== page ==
• Dependent types in CALF CALF has three different kinds of variable-like identifiers: Language variables Constants Index variables All variable-like identifiers have to be explicitly declared with their respective type (type inference may be considered in the future) Index variables allow the introduction of dependent types These are variables which can be used, not only in type declarations, but also in program expressions In the scope of their declaration, they are treated as constants They can be instantiated with any value of their domain type
  • Type Expression Evaluation and Type Equality The implementation of dependent types poses two key questions: How to deal with type expressions which are not known at compile time? How to define equality, since we cannot rely on syntactic equality any more? CALF evaluation mechanism deals with type expressions that either evaluate to a value or to an expression depending solely on index variables Type equality is defined in evaluated type expressions, possibly generating additional constraints
  • Type Equality Decision Two approaches are used to solve generated constraints to decide equality: Syntactic manipulation of the constraint expressions A Satisfiability Modulo Theories (SMT) solver In our approach, two index variables are equal if and only if they have the same symbolic value Some additional restrictions (not discussed here) are imposed in order to guarantee a less complex implementation while maintaining the expressive power In practice, we often need unification and substitution instead of equality
  • Safety conditions Sometimes the constraints cannot be verified although the program is correct Given a set of constraints, we have three possible results: The constraints are satisfied — The code is safe The exists one value for which the constraints are not satisfied — The code is not safe It is not possible to decide if the constraints are satisfied — Unknown case In the last case, the result is set by the user: succeed, issue a warning or fail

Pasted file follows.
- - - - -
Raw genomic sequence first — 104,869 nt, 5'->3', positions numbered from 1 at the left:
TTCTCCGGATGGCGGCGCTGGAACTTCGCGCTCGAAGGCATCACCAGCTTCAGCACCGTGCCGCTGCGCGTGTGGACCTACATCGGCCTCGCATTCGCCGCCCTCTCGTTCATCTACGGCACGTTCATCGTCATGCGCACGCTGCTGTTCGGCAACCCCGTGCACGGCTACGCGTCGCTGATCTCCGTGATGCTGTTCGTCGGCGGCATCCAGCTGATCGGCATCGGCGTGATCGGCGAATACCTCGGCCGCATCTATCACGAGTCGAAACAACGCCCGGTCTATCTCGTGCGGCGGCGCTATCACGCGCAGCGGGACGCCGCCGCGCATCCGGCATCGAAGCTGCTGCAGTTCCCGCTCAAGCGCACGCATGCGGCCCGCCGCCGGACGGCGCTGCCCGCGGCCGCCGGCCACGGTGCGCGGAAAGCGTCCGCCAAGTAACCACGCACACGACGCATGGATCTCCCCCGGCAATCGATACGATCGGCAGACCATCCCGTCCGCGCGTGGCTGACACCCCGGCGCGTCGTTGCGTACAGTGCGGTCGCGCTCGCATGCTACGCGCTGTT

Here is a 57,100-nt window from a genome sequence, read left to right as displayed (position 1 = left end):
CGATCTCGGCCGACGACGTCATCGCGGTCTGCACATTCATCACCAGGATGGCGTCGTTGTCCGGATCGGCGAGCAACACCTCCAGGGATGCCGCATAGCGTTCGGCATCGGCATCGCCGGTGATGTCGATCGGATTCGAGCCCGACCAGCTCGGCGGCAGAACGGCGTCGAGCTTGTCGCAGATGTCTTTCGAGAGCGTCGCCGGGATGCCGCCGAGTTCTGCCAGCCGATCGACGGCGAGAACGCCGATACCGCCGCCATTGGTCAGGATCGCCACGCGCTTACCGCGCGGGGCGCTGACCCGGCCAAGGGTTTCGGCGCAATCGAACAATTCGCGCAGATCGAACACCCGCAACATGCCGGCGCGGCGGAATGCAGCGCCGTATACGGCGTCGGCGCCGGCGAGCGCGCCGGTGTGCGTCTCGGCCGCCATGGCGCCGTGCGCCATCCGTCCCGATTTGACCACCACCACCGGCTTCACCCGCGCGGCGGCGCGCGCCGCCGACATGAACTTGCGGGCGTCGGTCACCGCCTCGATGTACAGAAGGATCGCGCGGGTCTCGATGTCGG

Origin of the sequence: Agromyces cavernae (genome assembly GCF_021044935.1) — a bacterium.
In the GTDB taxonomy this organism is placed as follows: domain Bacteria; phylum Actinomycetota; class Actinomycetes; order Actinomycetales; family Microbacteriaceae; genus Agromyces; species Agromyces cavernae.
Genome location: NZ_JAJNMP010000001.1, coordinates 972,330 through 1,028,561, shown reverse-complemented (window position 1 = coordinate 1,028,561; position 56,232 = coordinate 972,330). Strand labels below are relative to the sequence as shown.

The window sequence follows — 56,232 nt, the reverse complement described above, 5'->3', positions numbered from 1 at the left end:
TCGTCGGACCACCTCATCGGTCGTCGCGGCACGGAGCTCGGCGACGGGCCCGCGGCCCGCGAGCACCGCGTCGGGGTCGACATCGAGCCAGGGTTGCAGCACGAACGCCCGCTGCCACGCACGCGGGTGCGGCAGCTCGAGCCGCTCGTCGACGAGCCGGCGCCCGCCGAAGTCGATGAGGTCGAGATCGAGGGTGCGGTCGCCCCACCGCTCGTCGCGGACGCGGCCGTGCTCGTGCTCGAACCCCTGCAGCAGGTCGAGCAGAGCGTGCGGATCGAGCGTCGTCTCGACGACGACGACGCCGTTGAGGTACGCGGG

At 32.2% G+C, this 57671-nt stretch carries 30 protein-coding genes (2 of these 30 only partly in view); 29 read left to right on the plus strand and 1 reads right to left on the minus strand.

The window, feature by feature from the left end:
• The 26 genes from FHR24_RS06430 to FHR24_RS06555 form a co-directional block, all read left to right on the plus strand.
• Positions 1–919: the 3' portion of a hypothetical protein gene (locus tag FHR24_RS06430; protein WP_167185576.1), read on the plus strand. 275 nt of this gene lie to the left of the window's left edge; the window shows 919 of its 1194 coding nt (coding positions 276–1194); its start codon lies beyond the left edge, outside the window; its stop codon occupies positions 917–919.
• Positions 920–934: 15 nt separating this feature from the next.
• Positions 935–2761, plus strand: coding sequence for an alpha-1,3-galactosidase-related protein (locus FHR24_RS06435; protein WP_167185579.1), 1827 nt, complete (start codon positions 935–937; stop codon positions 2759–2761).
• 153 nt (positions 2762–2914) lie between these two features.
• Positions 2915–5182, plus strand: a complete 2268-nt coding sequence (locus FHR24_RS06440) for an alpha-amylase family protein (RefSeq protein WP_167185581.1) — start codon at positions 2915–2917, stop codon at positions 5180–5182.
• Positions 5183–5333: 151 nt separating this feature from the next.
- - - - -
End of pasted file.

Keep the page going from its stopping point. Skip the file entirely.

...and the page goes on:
• Translation from CALF to CAO The translation requires two files: CALF source file Definition of data types, constants and function Specification file Concrete instantiations for the global index variables When modules are used, the import declarations have to be checked and processed accordingly
  • Translation from CALF to CAO The process occurs in three phases: 1 2 3 The CALF source file is type checked The specification file is type checked against the information collected during the previous phase. A list of substitutions is returned with the required instantiations. This list of substitutions is used to generate the output CAO source. This requires collecting all dependencies between functions and types Several instances of the same function or data type may be generated
  • CALF Example RSA fragment typedef RSAPub<(m : int)> := struct [ def encExp : int; ]; typedef RSAPrivShort<(m : int)> := struct [ def decExp : int; ]; def RSA<(n : int)>(k : RSAPub<(n)>, m : int ) : int { def c : mod[n]; c := (mod[n]) m; c := c ** k.encExp; return (int) c; } def RSAInvShort<(n : int)> (k : RSAPrivShort<(n)>, c : int) : int { def m : mod[n]; m := (mod[n]) c; return (int) m; } m := m ** k.decExp;
  • CALF Example RSA fragment def const pq : int; def const d : int; def const e : int; def x : int; def y : int; def myPub : RSAPub<(pq)>; def myPriv : RSAPrivShort<(pq)>; def Calc() : void { myPub.encExp := e; y := RSA<(pq)>(myPub,x); }
  • CALF Example Specification file def const pq : int := 35; def const d : int := 11; def const e : int := 11;
  • CALF Example Generated CAO code typedef RSAPub_35 := struct[def encExp_35 : int;]; def RSA_35(k : RSAPub_35, m : int) : int { def c : mod[35]; c := (mod[35]) m; c := c ** k.encExp_35; return (int) c; } def myPub : RSAPub_35; def x : int; def y : int; def Calc() : void { myPub.encExp_35 := 11; y := RSA_35(myPub, x); }
  • The Overall Picture
  • Ongoing Work Introducing explicit constraints in index variables (very important for practical usage) Improving the generation and solving of constraints in iterative statements Improving the module system (object oriented?) Publication of results